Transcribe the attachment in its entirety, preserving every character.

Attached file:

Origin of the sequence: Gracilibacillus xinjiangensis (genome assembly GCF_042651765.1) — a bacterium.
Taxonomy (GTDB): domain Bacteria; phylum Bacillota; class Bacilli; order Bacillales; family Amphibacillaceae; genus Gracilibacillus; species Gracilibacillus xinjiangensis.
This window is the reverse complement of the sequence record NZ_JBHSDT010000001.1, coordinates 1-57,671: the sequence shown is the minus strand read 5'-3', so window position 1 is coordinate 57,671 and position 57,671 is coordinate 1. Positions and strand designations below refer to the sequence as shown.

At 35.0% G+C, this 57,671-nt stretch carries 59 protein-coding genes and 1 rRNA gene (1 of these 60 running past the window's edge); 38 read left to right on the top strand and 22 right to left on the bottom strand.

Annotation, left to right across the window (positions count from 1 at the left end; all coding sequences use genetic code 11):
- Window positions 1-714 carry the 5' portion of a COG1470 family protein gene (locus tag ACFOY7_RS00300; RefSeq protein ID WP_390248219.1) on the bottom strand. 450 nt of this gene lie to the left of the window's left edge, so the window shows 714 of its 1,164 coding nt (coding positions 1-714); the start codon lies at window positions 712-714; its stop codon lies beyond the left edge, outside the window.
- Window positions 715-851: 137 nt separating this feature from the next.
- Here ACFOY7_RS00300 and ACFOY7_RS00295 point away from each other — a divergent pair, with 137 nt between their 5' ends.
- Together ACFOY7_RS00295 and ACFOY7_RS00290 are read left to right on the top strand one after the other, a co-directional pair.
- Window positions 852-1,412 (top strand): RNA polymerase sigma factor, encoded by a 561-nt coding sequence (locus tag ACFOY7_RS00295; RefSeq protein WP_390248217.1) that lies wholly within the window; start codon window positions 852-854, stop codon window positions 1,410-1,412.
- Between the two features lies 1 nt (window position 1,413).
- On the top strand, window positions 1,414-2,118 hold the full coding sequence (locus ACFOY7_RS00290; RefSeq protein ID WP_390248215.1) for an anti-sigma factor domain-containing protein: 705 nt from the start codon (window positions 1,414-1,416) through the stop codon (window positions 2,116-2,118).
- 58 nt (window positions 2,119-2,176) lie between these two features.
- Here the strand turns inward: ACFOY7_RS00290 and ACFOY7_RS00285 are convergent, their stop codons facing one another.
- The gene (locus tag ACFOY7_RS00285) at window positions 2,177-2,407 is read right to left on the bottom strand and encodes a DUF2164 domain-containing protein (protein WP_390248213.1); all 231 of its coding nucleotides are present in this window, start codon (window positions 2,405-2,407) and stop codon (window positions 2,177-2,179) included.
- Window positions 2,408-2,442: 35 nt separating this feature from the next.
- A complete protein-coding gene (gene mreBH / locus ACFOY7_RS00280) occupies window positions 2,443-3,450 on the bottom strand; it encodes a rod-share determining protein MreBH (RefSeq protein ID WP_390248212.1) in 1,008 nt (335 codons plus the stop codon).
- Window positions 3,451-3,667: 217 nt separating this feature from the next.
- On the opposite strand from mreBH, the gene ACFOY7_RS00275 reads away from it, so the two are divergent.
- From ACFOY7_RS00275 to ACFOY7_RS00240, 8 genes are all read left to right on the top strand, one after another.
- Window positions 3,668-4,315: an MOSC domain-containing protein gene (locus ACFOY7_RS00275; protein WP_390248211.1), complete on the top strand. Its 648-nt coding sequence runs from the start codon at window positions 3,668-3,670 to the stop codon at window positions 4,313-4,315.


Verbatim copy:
Origin of the sequence: Gracilibacillus xinjiangensis (genome assembly GCF_042651765.1) — a bacterium.
Taxonomy (GTDB): domain Bacteria; phylum Bacillota; class Bacilli; order Bacillales; family Amphibacillaceae; genus Gracilibacillus; species Gracilibacillus xinjiangensis.
This window is the reverse complement of the sequence record NZ_JBHSDT010000001.1, coordinates 1-57,671: the sequence shown is the minus strand read 5'-3', so window position 1 is coordinate 57,671 and position 57,671 is coordinate 1. Positions and strand designations below refer to the sequence as shown.

At 35.0% G+C, this 57,671-nt stretch carries 59 protein-coding genes and 1 rRNA gene (1 of these 60 running past the window's edge); 38 read left to right on the top strand and 22 right to left on the bottom strand.

Annotation, left to right across the window (positions count from 1 at the left end; all coding sequences use genetic code 11):
- Window positions 1-714 carry the 5' portion of a COG1470 family protein gene (locus tag ACFOY7_RS00300; RefSeq protein ID WP_390248219.1) on the bottom strand. 450 nt of this gene lie to the left of the window's left edge, so the window shows 714 of its 1,164 coding nt (coding positions 1-714); the start codon lies at window positions 712-714; its stop codon lies beyond the left edge, outside the window.
- Window positions 715-851: 137 nt separating this feature from the next.
- Here ACFOY7_RS00300 and ACFOY7_RS00295 point away from each other — a divergent pair, with 137 nt between their 5' ends.
- Together ACFOY7_RS00295 and ACFOY7_RS00290 are read left to right on the top strand one after the other, a co-directional pair.
- Window positions 852-1,412 (top strand): RNA polymerase sigma factor, encoded by a 561-nt coding sequence (locus tag ACFOY7_RS00295; RefSeq protein WP_390248217.1) that lies wholly within the window; start codon window positions 852-854, stop codon window positions 1,410-1,412.
- Between the two features lies 1 nt (window position 1,413).
- On the top strand, window positions 1,414-2,118 hold the full coding sequence (locus ACFOY7_RS00290; RefSeq protein ID WP_390248215.1) for an anti-sigma factor domain-containing protein: 705 nt from the start codon (window positions 1,414-1,416) through the stop codon (window positions 2,116-2,118).
- 58 nt (window positions 2,119-2,176) lie between these two features.
- Here the strand turns inward: ACFOY7_RS00290 and ACFOY7_RS00285 are convergent, their stop codons facing one another.
- The gene (locus tag ACFOY7_RS00285) at window positions 2,177-2,407 is read right to left on the bottom strand and encodes a DUF2164 domain-containing protein (protein WP_390248213.1); all 231 of its coding nucleotides are present in this window, start codon (window positions 2,405-2,407) and stop codon (window positions 2,177-2,179) included.
- Window positions 2,408-2,442: 35 nt separating this feature from the next.
- A complete protein-coding gene (gene mreBH / locus ACFOY7_RS00280) occupies window positions 2,443-3,450 on the bottom strand; it encodes a rod-share determining protein MreBH (RefSeq protein ID WP_390248212.1) in 1,008 nt (335 codons plus the stop codon).
- Window positions 3,451-3,667: 217 nt separating this feature from the next.
- On the opposite strand from mreBH, the gene ACFOY7_RS00275 reads away from it, so the two are divergent.
- From ACFOY7_RS00275 to ACFOY7_RS00240, 8 genes are all read left to right on the top strand, one after another.
- Window positions 3,668-4,315: an MOSC domain-containing protein gene (locus ACFOY7_RS00275; protein WP_390248211.1), complete on the top strand. Its 648-nt coding sequence runs from the start codon at window positions 3,668-3,670 to the stop codon at window positions 4,313-4,315.